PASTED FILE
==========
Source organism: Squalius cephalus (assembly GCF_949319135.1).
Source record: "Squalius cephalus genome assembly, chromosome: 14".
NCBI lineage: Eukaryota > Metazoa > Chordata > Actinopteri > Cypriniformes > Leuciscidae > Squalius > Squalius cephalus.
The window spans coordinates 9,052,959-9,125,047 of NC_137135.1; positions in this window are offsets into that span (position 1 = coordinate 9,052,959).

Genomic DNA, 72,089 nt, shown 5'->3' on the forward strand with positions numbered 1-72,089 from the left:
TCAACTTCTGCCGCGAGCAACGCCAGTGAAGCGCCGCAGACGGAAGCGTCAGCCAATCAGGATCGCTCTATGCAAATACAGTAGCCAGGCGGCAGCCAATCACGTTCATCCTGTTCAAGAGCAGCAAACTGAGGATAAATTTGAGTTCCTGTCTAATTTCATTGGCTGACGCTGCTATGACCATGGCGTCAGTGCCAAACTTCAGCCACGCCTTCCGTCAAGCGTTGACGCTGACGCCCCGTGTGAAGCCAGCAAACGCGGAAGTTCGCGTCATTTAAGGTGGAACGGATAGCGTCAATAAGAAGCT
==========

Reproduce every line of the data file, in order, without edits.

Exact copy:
Source organism: Squalius cephalus (assembly GCF_949319135.1).
Source record: "Squalius cephalus genome assembly, chromosome: 14".
NCBI lineage: Eukaryota > Metazoa > Chordata > Actinopteri > Cypriniformes > Leuciscidae > Squalius > Squalius cephalus.
The window spans coordinates 9,052,959-9,125,047 of NC_137135.1; positions in this window are offsets into that span (position 1 = coordinate 9,052,959).

Genomic DNA, 72,089 nt, shown 5'->3' on the forward strand with positions numbered 1-72,089 from the left:
TCAACTTCTGCCGCGAGCAACGCCAGTGAAGCGCCGCAGACGGAAGCGTCAGCCAATCAGGATCGCTCTATGCAAATACAGTAGCCAGGCGGCAGCCAATCACGTTCATCCTGTTCAAGAGCAGCAAACTGAGGATAAATTTGAGTTCCTGTCTAATTTCATTGGCTGACGCTGCTATGACCATGGCGTCAGTGCCAAACTTCAGCCACGCCTTCCGTCAAGCGTTGACGCTGACGCCCCGTGTGAAGCCAGCAAACGCGGAAGTTCGCGTCATTTAAGGTGGAACGGATAGCGTCAATAAGAAGCT